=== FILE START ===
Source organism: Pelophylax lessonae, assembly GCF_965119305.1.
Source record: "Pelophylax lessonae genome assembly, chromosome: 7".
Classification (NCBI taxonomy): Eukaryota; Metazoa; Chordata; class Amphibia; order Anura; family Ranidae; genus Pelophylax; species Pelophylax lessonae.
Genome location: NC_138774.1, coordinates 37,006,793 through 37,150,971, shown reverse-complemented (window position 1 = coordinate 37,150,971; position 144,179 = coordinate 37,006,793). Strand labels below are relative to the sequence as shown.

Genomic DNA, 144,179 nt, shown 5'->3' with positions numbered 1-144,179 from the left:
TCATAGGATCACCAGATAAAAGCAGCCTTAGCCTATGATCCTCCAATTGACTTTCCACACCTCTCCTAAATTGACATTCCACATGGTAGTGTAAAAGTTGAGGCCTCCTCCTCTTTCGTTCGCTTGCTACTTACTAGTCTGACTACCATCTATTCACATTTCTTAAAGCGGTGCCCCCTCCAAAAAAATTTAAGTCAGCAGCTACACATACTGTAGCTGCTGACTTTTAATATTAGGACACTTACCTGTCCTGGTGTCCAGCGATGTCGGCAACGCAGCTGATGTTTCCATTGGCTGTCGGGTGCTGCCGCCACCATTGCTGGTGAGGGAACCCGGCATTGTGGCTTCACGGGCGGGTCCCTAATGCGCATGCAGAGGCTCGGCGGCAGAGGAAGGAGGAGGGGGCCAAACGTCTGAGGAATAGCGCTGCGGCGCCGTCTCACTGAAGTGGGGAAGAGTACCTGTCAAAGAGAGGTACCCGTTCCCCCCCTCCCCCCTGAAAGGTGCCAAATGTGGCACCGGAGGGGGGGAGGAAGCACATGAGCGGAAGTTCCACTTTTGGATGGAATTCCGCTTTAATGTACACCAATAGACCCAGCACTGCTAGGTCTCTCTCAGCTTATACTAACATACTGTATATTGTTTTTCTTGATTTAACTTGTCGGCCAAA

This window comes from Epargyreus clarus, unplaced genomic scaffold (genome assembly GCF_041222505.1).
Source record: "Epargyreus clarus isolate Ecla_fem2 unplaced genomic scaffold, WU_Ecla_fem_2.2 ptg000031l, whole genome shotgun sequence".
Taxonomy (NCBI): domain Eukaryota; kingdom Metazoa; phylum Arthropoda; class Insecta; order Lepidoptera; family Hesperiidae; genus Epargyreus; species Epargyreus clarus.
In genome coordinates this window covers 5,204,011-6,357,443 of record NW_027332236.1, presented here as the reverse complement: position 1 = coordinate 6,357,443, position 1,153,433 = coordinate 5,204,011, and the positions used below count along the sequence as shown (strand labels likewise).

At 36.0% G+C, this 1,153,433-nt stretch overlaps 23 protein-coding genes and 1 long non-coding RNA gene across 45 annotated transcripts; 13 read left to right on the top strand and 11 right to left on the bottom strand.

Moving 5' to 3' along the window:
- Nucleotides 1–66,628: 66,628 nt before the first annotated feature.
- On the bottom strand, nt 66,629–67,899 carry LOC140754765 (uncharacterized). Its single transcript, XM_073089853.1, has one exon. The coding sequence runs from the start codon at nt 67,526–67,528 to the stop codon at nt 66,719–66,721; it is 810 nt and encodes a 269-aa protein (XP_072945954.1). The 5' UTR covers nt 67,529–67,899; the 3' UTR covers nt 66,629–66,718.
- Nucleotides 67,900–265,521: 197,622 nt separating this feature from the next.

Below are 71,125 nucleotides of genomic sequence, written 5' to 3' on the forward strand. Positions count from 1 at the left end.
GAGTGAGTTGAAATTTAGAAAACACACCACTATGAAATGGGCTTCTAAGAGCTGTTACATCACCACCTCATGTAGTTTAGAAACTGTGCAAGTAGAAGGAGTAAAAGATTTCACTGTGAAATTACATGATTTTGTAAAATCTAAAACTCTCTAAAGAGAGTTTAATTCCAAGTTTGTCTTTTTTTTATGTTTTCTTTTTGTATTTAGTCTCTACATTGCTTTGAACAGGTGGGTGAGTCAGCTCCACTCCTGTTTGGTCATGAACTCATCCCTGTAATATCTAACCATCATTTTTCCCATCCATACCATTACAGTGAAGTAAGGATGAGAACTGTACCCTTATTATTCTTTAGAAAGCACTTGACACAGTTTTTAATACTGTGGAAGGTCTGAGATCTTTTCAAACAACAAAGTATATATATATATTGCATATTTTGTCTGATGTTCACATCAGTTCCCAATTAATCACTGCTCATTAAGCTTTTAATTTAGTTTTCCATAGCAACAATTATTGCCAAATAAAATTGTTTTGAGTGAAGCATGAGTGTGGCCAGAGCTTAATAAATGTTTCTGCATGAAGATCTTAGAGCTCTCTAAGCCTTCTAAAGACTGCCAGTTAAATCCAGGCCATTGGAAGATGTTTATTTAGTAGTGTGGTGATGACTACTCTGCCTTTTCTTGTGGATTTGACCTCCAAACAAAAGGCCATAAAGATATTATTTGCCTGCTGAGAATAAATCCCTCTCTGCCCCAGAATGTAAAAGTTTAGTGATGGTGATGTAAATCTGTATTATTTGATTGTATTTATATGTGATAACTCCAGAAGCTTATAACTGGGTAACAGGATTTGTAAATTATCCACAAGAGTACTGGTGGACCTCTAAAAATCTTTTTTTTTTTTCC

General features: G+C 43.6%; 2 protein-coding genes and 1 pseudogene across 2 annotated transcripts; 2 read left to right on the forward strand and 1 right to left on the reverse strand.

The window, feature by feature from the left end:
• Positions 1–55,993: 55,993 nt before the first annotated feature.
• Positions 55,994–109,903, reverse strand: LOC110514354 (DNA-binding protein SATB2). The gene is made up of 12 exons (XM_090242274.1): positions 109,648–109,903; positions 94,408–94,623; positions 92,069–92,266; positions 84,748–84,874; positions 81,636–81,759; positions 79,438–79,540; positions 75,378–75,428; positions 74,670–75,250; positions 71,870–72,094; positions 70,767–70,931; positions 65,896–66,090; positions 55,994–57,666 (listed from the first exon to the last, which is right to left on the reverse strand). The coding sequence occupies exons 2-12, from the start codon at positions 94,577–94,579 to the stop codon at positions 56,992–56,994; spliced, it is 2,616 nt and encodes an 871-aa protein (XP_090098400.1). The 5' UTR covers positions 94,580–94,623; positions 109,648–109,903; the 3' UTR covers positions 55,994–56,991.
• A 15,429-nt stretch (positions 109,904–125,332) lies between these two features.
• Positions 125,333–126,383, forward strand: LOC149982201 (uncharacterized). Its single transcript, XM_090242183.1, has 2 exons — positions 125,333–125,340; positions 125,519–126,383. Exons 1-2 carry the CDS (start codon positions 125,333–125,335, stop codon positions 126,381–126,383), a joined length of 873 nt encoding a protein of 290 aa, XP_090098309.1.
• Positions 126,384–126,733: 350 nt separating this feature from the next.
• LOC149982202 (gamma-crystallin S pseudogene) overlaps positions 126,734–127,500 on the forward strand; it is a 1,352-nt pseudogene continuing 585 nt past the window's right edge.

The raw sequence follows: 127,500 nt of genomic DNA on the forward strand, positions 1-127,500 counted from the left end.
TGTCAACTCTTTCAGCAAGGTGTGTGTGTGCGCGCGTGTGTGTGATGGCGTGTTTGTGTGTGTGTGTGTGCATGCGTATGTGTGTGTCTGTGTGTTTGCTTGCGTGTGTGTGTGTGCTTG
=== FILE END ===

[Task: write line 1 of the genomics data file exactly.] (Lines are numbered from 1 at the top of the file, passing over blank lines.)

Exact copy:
Source organism: Pelophylax lessonae, assembly GCF_965119305.1.